• Roll back of retrospective taxation provisions: The BJP had promised to end to the colourfully-worded 'tax terrorism' of the previous government. Winning back investor interest has been highlighted as its first priority. Prime Minister Modi is unlikely to delay a resolution on this contentious issue and is expected to provide clarity on this subject by July 2014, during the budget session of parliament.

    • Goods and Service Tax (NYSEMKT:GST) Bill: This significant legislation harmonises the multiple central and state-level indirect tax regimes currently in place, and replaces it with a single unified regime. The new government is hoping to enact the necessary legislation for a nationwide GST roll-out by 1 April 2015. The Congress has promised, for now, to support the government and allow passage of both the constitutional amendment bill (dividing central and state tax remits) that needs to precede the GST Bill, and the GST Bill itself in the upper house.

    • Direct Tax Code (DTC): This will replace India's archaic income tax laws and simplify the tax structure. The roll-out, however, is expected to coincide with that of the new GST regime.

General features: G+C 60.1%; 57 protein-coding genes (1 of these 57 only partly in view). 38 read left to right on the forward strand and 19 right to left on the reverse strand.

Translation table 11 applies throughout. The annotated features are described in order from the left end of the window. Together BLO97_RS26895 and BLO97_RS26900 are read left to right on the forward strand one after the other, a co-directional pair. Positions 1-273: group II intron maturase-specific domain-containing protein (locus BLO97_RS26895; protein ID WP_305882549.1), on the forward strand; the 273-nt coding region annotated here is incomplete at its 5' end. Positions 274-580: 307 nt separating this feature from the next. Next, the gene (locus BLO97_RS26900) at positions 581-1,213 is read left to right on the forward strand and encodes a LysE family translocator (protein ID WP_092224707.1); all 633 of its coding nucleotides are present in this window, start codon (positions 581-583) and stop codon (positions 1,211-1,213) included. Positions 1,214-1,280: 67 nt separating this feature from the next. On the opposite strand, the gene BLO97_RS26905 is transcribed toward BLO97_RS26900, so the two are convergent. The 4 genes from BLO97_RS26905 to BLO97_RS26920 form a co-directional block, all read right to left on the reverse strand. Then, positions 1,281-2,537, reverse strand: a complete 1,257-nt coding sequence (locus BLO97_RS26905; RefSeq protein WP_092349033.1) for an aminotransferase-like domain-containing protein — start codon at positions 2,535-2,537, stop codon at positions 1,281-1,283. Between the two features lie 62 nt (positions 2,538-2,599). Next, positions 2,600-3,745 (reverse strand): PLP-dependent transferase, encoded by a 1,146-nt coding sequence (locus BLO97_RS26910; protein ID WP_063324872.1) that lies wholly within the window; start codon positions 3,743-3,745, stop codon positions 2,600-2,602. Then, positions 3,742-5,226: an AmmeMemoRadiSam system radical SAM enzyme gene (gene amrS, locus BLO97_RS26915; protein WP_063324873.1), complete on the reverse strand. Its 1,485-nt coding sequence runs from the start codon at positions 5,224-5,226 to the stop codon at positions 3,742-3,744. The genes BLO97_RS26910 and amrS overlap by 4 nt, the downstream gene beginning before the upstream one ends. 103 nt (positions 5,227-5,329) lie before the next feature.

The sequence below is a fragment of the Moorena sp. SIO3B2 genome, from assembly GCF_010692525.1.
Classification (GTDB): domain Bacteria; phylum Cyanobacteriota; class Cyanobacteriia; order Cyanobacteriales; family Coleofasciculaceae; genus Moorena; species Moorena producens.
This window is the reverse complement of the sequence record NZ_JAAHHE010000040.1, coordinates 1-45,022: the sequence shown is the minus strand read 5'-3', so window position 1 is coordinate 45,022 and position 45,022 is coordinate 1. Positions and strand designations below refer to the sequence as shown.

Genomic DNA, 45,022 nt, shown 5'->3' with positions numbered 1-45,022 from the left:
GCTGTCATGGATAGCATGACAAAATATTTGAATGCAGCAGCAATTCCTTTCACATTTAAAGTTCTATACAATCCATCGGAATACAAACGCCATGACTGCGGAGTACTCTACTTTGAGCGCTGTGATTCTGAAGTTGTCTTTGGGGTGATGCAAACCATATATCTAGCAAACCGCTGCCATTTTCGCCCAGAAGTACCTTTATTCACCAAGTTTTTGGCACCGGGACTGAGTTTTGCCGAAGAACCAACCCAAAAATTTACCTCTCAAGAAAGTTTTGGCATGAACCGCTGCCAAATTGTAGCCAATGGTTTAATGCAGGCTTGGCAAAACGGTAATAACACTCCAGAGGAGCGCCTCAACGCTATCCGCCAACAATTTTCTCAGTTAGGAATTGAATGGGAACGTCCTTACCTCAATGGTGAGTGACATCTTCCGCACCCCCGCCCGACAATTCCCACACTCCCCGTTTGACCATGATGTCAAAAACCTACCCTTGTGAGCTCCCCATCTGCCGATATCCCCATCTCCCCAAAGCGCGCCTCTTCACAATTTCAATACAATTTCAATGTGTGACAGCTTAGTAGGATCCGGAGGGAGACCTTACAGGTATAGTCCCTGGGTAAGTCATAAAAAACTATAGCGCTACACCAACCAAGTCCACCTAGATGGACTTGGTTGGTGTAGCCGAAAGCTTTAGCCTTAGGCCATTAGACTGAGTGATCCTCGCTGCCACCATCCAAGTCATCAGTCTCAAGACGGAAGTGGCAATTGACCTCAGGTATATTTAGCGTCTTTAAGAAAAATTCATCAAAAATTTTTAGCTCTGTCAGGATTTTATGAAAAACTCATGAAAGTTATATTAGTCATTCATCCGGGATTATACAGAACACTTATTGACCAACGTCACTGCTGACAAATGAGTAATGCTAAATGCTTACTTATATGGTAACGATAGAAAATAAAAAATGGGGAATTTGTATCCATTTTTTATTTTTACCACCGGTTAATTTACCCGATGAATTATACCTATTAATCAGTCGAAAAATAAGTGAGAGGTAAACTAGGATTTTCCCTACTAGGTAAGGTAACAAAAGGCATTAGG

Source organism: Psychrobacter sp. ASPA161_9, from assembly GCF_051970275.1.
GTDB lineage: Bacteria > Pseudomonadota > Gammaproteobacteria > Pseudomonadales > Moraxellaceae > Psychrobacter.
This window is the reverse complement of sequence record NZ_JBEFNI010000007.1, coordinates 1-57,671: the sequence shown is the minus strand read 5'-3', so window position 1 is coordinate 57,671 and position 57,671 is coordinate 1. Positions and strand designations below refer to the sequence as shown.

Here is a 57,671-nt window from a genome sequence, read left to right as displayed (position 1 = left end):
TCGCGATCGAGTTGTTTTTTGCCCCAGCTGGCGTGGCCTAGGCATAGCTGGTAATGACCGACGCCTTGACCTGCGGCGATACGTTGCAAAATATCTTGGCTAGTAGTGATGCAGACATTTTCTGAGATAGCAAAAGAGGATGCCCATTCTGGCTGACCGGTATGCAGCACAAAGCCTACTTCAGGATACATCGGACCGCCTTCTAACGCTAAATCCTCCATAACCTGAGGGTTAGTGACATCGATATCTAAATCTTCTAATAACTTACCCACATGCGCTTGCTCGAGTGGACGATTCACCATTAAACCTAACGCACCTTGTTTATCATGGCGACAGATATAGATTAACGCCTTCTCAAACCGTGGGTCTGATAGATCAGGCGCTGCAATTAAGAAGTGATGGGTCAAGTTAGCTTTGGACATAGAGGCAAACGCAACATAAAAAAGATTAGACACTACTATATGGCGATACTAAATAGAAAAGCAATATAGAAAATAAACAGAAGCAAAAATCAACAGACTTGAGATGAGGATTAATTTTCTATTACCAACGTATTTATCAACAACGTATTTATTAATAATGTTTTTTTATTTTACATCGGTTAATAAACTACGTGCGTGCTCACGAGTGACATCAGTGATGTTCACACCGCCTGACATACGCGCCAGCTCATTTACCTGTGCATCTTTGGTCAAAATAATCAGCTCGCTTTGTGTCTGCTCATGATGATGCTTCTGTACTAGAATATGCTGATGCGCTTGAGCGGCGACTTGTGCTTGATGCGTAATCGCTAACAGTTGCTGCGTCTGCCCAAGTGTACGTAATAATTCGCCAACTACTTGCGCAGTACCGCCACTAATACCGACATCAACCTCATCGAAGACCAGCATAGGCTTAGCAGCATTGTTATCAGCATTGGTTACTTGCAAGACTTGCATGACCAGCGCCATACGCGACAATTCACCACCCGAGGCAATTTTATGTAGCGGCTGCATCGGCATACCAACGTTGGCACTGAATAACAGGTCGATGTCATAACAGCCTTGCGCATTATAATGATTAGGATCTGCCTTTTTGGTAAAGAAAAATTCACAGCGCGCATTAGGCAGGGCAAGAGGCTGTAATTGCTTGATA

While speaking in support of 'job creating' Foreign Direct Investment (NYSE:FDI) in all sectors, other than multi-brand retail, it remains to be seen which of the FDI related legislations will finally be tabled by the government. Some of the bills introduced by the earlier government (which have now lapsed with its dissolution) - Civil Aviation Authority Bill, Forward Contracts Amendment Bill, Insurance Laws Amendment Bill (which seeks to raise FDI limits in the insurance sector from existing 26% to 49%), the Microfinance Bill and the Bill proposing entry of foreign educational institutions - may be

    selectively re-introduced in the lower house over the next 12-18 months.


    Delhi policy circles are abuzz with talk about a leaner executive structure and a consolidation of related ministries and government departments (the earlier government had 71 ministers to accommodate coalition allies into the executive arm). This one step alone, if implemented, is expected to cut bureaucracy significantly, reduce inter-ministerial turf wars, and allow faster decision making.